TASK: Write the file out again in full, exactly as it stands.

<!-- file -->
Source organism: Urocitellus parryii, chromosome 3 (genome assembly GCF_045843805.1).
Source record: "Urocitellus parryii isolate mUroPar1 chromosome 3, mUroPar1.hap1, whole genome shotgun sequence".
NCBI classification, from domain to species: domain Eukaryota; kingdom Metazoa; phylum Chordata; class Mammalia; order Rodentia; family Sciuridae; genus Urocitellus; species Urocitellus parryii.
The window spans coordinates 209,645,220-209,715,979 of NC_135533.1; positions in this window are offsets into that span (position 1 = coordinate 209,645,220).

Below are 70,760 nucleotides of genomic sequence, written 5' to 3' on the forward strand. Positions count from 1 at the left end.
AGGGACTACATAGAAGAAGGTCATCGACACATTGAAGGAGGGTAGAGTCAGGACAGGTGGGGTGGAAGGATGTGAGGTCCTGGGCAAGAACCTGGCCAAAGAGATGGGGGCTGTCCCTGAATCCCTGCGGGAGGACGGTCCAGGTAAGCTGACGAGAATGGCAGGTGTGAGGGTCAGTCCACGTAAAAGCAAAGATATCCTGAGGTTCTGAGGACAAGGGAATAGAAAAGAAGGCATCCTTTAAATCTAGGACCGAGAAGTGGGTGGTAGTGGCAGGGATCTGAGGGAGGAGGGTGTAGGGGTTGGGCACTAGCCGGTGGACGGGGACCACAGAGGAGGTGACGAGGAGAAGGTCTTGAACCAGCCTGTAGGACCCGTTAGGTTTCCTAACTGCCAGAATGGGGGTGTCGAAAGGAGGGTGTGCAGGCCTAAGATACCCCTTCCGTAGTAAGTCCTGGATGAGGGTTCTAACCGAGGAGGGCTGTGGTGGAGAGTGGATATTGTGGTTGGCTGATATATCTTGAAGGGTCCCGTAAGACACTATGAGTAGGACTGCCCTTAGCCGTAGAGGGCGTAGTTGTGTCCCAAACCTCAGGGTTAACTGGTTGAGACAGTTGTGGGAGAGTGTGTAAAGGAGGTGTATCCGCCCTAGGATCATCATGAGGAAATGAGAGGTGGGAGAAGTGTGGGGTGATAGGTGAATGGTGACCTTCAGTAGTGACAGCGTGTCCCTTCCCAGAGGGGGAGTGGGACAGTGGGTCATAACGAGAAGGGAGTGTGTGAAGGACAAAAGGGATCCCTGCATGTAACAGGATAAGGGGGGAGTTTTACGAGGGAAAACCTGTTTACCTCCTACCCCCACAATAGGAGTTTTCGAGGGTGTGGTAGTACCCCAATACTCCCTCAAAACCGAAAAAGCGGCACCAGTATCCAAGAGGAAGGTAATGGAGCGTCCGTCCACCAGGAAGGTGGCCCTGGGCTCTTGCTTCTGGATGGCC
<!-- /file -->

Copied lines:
Source organism: Urocitellus parryii, chromosome 3 (genome assembly GCF_045843805.1).
Source record: "Urocitellus parryii isolate mUroPar1 chromosome 3, mUroPar1.hap1, whole genome shotgun sequence".
NCBI classification, from domain to species: domain Eukaryota; kingdom Metazoa; phylum Chordata; class Mammalia; order Rodentia; family Sciuridae; genus Urocitellus; species Urocitellus parryii.
The window spans coordinates 209,645,220-209,715,979 of NC_135533.1; positions in this window are offsets into that span (position 1 = coordinate 209,645,220).

Below are 70,760 nucleotides of genomic sequence, written 5' to 3' on the forward strand. Positions count from 1 at the left end.
AGGGACTACATAGAAGAAGGTCATCGACACATTGAAGGAGGGTAGAGTCAGGACAGGTGGGGTGGAAGGATGTGAGGTCCTGGGCAAGAACCTGGCCAAAGAGATGGGGGCTGTCCCTGAATCCCTGCGGGAGGACGGTCCAGGTAAGCTGACGAGAATGGCAGGTGTGAGGGTCAGTCCACGTAAAAGCAAAGATATCCTGAGGTTCTGAGGACAAGGGAATAGAAAAGAAGGCATCCTTTAAATCTAGGACCGAGAAGTGGGTGGTAGTGGCAGGGATCTGAGGGAGGAGGGTGTAGGGGTTGGGCACTAGCCGGTGGACGGGGACCACAGAGGAGGTGACGAGGAGAAGGTCTTGAACCAGCCTGTAGGACCCGTTAGGTTTCCTAACTGCCAGAATGGGGGTGTCGAAAGGAGGGTGTGCAGGCCTAAGATACCCCTTCCGTAGTAAGTCCTGGATGAGGGTTCTAACCGAGGAGGGCTGTGGTGGAGAGTGGATATTGTGGTTGGCTGATATATCTTGAAGGGTCCCGTAAGACACTATGAGTAGGACTGCCCTTAGCCGTAGAGGGCGTAGTTGTGTCCCAAACCTCAGGGTTAACTGGTTGAGACAGTTGTGGGAGAGTGTGTAAAGGAGGTGTATCCGCCCTAGGATCATCATGAGGAAATGAGAGGTGGGAGAAGTGTGGGGTGATAGGTGAATGGTGACCTTCAGTAGTGACAGCGTGTCCCTTCCCAGAGGGGGAGTGGGACAGTGGGTCATAACGAGAAGGGAGTGTGTGAAGGACAAAAGGGATCCCTGCATGTAACAGGATAAGGGGGGAGTTTTACGAGGGAAAACCTGTTTACCTCCTACCCCCACAATAGGAGTTTTCGAGGGTGTGGTAGTACCCCAATACTCCCTCAAAACCGAAAAAGCGGCACCAGTATCCAAGAGGAAGGTAATGGAGCGTCCGTCCACCAGGAAGGTGGCCCTGGGCTCTTGCTTCTGGATGGCC